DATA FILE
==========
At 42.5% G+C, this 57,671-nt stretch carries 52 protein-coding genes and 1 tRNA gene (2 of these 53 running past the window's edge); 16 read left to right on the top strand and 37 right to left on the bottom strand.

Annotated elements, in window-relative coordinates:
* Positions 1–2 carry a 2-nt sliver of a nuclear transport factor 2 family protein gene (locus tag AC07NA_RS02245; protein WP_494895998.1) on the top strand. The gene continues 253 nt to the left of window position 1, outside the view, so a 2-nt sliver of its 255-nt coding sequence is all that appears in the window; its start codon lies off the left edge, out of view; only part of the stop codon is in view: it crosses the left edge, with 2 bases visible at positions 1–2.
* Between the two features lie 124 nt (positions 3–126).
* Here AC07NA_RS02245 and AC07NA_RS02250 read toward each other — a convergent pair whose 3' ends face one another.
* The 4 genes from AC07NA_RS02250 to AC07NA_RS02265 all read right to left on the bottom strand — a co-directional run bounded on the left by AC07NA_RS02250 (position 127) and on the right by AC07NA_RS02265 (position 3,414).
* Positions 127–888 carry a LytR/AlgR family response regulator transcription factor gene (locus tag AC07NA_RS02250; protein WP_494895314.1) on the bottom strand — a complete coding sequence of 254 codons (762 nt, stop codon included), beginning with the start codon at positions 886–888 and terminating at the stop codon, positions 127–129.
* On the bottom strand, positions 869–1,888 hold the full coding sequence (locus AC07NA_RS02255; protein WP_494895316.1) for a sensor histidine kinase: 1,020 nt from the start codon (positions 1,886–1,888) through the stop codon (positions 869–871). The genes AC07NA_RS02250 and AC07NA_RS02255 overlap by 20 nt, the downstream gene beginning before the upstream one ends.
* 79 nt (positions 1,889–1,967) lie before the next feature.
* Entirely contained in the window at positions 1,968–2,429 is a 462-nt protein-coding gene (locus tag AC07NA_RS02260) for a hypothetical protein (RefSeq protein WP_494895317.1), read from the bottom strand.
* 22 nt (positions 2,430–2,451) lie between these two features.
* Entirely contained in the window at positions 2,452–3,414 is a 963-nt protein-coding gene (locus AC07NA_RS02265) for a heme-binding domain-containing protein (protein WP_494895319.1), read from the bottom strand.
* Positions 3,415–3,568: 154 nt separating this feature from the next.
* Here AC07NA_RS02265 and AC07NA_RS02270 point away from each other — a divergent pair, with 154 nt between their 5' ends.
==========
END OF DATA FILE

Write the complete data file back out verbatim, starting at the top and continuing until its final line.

At 42.5% G+C, this 57,671-nt stretch carries 52 protein-coding genes and 1 tRNA gene (2 of these 53 running past the window's edge); 16 read left to right on the top strand and 37 right to left on the bottom strand.

Annotated elements, in window-relative coordinates:
* Positions 1–2 carry a 2-nt sliver of a nuclear transport factor 2 family protein gene (locus tag AC07NA_RS02245; protein WP_494895998.1) on the top strand. The gene continues 253 nt to the left of window position 1, outside the view, so a 2-nt sliver of its 255-nt coding sequence is all that appears in the window; its start codon lies off the left edge, out of view; only part of the stop codon is in view: it crosses the left edge, with 2 bases visible at positions 1–2.
* Between the two features lie 124 nt (positions 3–126).
* Here AC07NA_RS02245 and AC07NA_RS02250 read toward each other — a convergent pair whose 3' ends face one another.
* The 4 genes from AC07NA_RS02250 to AC07NA_RS02265 all read right to left on the bottom strand — a co-directional run bounded on the left by AC07NA_RS02250 (position 127) and on the right by AC07NA_RS02265 (position 3,414).
* Positions 127–888 carry a LytR/AlgR family response regulator transcription factor gene (locus tag AC07NA_RS02250; protein WP_494895314.1) on the bottom strand — a complete coding sequence of 254 codons (762 nt, stop codon included), beginning with the start codon at positions 886–888 and terminating at the stop codon, positions 127–129.
* On the bottom strand, positions 869–1,888 hold the full coding sequence (locus AC07NA_RS02255; protein WP_494895316.1) for a sensor histidine kinase: 1,020 nt from the start codon (positions 1,886–1,888) through the stop codon (positions 869–871). The genes AC07NA_RS02250 and AC07NA_RS02255 overlap by 20 nt, the downstream gene beginning before the upstream one ends.
* 79 nt (positions 1,889–1,967) lie before the next feature.
* Entirely contained in the window at positions 1,968–2,429 is a 462-nt protein-coding gene (locus tag AC07NA_RS02260) for a hypothetical protein (RefSeq protein WP_494895317.1), read from the bottom strand.
* 22 nt (positions 2,430–2,451) lie between these two features.
* Entirely contained in the window at positions 2,452–3,414 is a 963-nt protein-coding gene (locus AC07NA_RS02265) for a heme-binding domain-containing protein (protein WP_494895319.1), read from the bottom strand.
* Positions 3,415–3,568: 154 nt separating this feature from the next.
* Here AC07NA_RS02265 and AC07NA_RS02270 point away from each other — a divergent pair, with 154 nt between their 5' ends.